During a campaign rally on the eve of election day, Virginia Republican gubernatorial candidate Glenn Youngkin told supporters in Richmond, “Friends, we don’t want to be Connecticut.”
The former CEO of The Carlyle Group spoke to rally-goers on November 1, saying he would eliminate Virginia’s grocery tax, lower the gasoline tax, issue tax refunds to state residents and reduce business taxes and regulations.
However, Youngkin’s criticism of Virginia’s business climate and economy included throwing some shade at Connecticut over the growth of small business.
“Virginia’s entrepreneurs and job builders have to get started. We are ranked 49th in the nation as best place to start a business – 49th! Only Connecticut is worse,” Youngkin said. “Friends, we don’t want to be Connecticut.”
Youngkin was apparently referencing a report published on The Motley Fool, which ranked the best states to start a small business, based on factors such as tax climate, consumer spending, labor costs, rate of entrepreneurs and five-year business survival rate.
According to that report, Virginia ranked 49th in the nation, just ahead of Connecticut, which ranked 50th.
The rankings were based on a variety of sources, including the Kauffman Indicators of Entrepreneurship, which found Connecticut was dead last for the survival of small businesses in their first five years and last overall, according to Kauffman’s Early-Stage Entrepreneurship Index.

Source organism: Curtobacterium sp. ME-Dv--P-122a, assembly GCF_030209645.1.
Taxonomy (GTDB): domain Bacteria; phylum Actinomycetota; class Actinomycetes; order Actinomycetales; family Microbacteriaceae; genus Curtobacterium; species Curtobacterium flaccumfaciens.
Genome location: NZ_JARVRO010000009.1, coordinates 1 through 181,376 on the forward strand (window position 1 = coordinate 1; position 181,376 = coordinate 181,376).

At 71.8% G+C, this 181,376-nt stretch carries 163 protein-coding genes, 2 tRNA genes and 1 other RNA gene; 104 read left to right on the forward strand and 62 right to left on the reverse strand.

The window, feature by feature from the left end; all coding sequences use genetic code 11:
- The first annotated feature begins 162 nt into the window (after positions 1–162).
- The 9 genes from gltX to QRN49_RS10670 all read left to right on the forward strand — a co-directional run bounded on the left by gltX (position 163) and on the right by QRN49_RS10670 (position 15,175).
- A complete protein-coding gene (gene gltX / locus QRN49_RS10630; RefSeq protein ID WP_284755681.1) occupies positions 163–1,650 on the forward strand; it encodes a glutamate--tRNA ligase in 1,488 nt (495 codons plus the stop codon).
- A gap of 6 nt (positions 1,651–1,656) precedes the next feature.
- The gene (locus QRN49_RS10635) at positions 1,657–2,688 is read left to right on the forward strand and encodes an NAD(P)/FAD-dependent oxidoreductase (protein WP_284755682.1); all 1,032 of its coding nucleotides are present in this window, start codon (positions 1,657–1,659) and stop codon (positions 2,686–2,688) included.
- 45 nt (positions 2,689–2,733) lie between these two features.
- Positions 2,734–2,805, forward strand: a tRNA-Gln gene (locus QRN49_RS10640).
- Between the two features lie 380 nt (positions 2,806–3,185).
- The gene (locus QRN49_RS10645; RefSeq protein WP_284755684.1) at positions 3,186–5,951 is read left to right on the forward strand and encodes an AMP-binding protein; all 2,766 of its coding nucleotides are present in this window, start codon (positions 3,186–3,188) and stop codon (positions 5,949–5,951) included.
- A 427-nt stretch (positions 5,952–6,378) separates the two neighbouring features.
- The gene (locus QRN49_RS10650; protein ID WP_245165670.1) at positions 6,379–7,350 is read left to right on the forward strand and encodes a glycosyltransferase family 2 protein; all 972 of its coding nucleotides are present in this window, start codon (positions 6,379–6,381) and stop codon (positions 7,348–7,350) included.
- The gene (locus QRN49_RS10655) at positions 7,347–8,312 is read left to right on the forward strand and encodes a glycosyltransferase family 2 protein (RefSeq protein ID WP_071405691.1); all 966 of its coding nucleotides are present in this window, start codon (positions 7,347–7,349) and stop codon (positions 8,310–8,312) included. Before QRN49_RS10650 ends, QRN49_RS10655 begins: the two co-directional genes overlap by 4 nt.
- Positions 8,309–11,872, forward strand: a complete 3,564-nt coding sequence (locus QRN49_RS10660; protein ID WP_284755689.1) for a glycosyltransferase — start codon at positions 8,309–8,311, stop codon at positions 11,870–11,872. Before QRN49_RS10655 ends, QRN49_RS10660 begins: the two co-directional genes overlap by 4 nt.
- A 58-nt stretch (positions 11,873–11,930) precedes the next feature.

Wallethub also ranked Connecticut 49th in the country for the best state to start a business, however, it also ranked Virginia at 41st.
Connecticut has endured some of the slowest economic and job growth in the country since the 2008 recession and never fully regained all the jobs lost during that period before the COVID-induced recession resulted in thousands of businesses being closed and hundreds of thousands of residents put out of work.
The hotly contested gubernatorial race in Virginia between Youngkin and Gov. Terry McAuliffe is being watched by the nation as a possible bellwether vote for President Joe Biden’s leadership and an indicator of what may be ahead during the 2022 election cycle.
The Virginia race has also focused heavily on the state’s education system, particularly accusations of race-based teachings in schools – an issue also at the forefront of several board of education races in Connecticut, where political rancor has divided some normally quiet towns.
Youngkin said that the difficulty in starting a business in Virginia is leading entrepreneurs and young people to other states, like nearby Tennessee.
“We have to have incubators, accelerators and capital formation and slash the process for getting a business started so entrepreneurs can live their dreams here and not go to Nashville or someplace else,” Youngkin said.